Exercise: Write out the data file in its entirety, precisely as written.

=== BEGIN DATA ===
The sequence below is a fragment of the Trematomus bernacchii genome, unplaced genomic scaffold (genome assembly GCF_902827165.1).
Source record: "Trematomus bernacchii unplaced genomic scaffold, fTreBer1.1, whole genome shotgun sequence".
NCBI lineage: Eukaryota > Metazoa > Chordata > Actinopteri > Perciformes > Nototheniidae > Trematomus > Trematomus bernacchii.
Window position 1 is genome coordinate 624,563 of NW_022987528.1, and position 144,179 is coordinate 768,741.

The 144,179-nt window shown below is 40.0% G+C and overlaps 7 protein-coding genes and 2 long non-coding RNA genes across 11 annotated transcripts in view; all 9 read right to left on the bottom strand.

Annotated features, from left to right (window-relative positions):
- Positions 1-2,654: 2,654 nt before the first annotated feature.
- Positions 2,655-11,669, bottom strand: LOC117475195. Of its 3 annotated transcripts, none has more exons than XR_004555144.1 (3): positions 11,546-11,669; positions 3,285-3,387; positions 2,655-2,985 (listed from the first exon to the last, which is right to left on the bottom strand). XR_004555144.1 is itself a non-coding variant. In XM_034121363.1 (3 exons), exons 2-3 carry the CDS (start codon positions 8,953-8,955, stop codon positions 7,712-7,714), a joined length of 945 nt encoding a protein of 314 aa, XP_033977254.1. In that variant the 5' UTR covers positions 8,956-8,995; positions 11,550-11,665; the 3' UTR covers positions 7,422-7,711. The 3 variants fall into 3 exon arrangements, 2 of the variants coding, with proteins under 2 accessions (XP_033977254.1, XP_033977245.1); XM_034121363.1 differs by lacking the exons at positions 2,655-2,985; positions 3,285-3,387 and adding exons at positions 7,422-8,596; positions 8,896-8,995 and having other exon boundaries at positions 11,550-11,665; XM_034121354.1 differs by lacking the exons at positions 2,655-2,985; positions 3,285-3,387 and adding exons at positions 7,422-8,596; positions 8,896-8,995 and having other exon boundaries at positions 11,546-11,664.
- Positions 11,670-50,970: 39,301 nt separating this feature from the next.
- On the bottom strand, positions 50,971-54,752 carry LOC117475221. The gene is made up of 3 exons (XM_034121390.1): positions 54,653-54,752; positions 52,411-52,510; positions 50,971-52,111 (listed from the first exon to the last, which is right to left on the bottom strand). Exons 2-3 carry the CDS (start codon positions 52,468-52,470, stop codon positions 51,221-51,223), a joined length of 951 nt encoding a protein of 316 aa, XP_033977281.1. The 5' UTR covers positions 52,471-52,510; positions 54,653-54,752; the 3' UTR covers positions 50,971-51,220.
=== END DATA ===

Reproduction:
The sequence below is a fragment of the Trematomus bernacchii genome, unplaced genomic scaffold (genome assembly GCF_902827165.1).
Source record: "Trematomus bernacchii unplaced genomic scaffold, fTreBer1.1, whole genome shotgun sequence".
NCBI lineage: Eukaryota > Metazoa > Chordata > Actinopteri > Perciformes > Nototheniidae > Trematomus > Trematomus bernacchii.
Window position 1 is genome coordinate 624,563 of NW_022987528.1, and position 144,179 is coordinate 768,741.

The 144,179-nt window shown below is 40.0% G+C and overlaps 7 protein-coding genes and 2 long non-coding RNA genes across 11 annotated transcripts in view; all 9 read right to left on the bottom strand.

Annotated features, from left to right (window-relative positions):
- Positions 1-2,654: 2,654 nt before the first annotated feature.
- Positions 2,655-11,669, bottom strand: LOC117475195. Of its 3 annotated transcripts, none has more exons than XR_004555144.1 (3): positions 11,546-11,669; positions 3,285-3,387; positions 2,655-2,985 (listed from the first exon to the last, which is right to left on the bottom strand). XR_004555144.1 is itself a non-coding variant. In XM_034121363.1 (3 exons), exons 2-3 carry the CDS (start codon positions 8,953-8,955, stop codon positions 7,712-7,714), a joined length of 945 nt encoding a protein of 314 aa, XP_033977254.1. In that variant the 5' UTR covers positions 8,956-8,995; positions 11,550-11,665; the 3' UTR covers positions 7,422-7,711. The 3 variants fall into 3 exon arrangements, 2 of the variants coding, with proteins under 2 accessions (XP_033977254.1, XP_033977245.1); XM_034121363.1 differs by lacking the exons at positions 2,655-2,985; positions 3,285-3,387 and adding exons at positions 7,422-8,596; positions 8,896-8,995 and having other exon boundaries at positions 11,550-11,665; XM_034121354.1 differs by lacking the exons at positions 2,655-2,985; positions 3,285-3,387 and adding exons at positions 7,422-8,596; positions 8,896-8,995 and having other exon boundaries at positions 11,546-11,664.
- Positions 11,670-50,970: 39,301 nt separating this feature from the next.
- On the bottom strand, positions 50,971-54,752 carry LOC117475221. The gene is made up of 3 exons (XM_034121390.1): positions 54,653-54,752; positions 52,411-52,510; positions 50,971-52,111 (listed from the first exon to the last, which is right to left on the bottom strand). Exons 2-3 carry the CDS (start codon positions 52,468-52,470, stop codon positions 51,221-51,223), a joined length of 951 nt encoding a protein of 316 aa, XP_033977281.1. The 5' UTR covers positions 52,471-52,510; positions 54,653-54,752; the 3' UTR covers positions 50,971-51,220.